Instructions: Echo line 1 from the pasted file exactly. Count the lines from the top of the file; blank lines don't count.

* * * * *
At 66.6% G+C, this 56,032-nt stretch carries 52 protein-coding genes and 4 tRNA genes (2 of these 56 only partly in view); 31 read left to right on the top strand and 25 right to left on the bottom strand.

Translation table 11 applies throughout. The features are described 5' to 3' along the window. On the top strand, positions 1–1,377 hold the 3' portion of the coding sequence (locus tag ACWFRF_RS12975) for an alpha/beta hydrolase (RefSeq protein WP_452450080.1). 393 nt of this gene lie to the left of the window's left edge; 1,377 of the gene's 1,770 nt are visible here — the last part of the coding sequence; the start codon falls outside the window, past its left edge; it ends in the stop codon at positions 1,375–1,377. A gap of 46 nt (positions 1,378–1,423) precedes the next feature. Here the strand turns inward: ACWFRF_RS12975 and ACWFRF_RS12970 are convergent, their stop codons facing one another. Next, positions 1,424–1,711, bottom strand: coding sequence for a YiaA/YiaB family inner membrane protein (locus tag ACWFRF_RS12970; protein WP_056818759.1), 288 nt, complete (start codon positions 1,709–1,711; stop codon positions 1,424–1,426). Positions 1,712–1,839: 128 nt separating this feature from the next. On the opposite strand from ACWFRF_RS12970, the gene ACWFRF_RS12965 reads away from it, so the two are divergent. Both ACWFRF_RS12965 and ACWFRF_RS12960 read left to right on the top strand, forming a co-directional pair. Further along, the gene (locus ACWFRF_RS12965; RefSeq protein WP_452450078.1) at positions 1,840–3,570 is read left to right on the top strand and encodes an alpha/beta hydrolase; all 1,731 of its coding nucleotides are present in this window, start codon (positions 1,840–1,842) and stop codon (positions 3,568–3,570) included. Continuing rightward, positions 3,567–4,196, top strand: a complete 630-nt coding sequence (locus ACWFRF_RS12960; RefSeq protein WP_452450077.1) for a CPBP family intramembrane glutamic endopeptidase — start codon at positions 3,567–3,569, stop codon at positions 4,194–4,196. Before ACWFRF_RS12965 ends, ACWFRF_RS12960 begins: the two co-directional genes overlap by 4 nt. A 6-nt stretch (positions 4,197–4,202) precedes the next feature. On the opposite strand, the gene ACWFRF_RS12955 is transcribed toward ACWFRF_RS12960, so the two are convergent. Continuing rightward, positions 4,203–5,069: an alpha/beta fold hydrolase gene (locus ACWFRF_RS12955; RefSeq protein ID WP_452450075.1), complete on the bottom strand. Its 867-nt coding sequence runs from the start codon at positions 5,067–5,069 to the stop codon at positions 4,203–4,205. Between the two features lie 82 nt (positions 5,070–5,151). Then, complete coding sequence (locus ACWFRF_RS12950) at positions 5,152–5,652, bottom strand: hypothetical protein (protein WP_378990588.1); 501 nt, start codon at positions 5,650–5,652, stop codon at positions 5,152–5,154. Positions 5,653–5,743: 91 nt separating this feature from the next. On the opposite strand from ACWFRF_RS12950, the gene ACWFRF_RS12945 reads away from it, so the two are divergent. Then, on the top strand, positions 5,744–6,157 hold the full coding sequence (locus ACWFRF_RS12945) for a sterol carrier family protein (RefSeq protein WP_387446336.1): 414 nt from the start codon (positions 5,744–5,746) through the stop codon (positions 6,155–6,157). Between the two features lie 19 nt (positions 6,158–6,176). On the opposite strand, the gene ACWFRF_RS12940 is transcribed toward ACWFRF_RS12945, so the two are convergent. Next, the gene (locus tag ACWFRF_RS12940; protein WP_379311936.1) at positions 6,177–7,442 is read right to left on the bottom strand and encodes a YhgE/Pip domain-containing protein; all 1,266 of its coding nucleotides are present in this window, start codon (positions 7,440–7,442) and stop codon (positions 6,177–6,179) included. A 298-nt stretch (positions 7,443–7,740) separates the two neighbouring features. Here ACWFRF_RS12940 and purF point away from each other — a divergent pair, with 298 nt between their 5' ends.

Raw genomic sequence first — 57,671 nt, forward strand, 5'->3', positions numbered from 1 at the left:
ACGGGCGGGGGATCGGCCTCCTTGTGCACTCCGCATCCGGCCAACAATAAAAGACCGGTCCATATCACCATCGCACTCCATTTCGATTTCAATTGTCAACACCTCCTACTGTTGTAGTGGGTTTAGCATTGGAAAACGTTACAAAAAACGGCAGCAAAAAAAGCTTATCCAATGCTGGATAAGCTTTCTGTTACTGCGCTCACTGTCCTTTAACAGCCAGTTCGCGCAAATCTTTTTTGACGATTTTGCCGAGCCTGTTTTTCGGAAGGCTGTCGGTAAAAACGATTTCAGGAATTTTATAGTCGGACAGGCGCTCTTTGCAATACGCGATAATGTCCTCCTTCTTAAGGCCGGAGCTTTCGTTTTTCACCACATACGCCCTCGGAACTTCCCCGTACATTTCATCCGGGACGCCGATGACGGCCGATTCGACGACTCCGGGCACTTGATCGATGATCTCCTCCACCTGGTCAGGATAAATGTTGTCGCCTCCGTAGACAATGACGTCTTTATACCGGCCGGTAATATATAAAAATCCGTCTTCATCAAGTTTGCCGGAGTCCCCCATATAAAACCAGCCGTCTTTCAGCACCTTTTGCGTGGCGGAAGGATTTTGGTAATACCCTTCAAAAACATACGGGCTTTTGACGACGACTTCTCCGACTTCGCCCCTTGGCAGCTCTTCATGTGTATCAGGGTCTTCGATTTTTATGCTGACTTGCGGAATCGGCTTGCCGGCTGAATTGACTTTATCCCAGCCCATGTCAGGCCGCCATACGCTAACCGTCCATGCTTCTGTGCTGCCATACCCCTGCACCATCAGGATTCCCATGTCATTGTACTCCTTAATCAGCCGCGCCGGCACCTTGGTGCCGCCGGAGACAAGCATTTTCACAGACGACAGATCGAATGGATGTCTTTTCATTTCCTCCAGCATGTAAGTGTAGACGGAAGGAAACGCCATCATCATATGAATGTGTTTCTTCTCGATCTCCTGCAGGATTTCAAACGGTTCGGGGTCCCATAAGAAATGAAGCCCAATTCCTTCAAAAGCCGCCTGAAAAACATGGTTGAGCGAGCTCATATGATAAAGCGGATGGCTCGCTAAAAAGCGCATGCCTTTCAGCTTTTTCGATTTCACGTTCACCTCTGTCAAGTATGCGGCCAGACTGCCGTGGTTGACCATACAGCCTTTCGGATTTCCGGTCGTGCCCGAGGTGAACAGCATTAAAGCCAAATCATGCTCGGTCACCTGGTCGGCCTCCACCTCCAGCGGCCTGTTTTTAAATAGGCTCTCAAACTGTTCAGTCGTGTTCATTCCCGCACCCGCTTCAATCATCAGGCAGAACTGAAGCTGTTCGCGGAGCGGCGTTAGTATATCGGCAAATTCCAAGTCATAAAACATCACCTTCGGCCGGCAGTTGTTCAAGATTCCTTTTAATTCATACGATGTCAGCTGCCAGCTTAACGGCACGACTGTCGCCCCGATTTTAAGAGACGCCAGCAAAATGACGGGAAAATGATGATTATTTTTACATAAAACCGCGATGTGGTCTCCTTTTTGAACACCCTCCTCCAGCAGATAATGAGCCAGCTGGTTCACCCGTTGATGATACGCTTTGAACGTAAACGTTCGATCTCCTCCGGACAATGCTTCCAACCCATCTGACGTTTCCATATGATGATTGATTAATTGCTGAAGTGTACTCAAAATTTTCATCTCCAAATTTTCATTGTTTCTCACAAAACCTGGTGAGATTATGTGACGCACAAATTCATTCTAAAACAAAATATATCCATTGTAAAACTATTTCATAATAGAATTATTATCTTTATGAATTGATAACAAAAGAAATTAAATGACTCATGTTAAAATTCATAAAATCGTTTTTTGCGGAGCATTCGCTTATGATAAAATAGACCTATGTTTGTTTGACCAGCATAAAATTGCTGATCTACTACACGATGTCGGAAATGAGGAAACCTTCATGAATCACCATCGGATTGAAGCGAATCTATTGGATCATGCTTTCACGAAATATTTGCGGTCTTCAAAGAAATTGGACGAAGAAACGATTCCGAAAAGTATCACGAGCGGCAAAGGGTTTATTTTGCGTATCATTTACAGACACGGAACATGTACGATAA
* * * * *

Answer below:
At 66.6% G+C, this 56,032-nt stretch carries 52 protein-coding genes and 4 tRNA genes (2 of these 56 only partly in view); 31 read left to right on the top strand and 25 right to left on the bottom strand.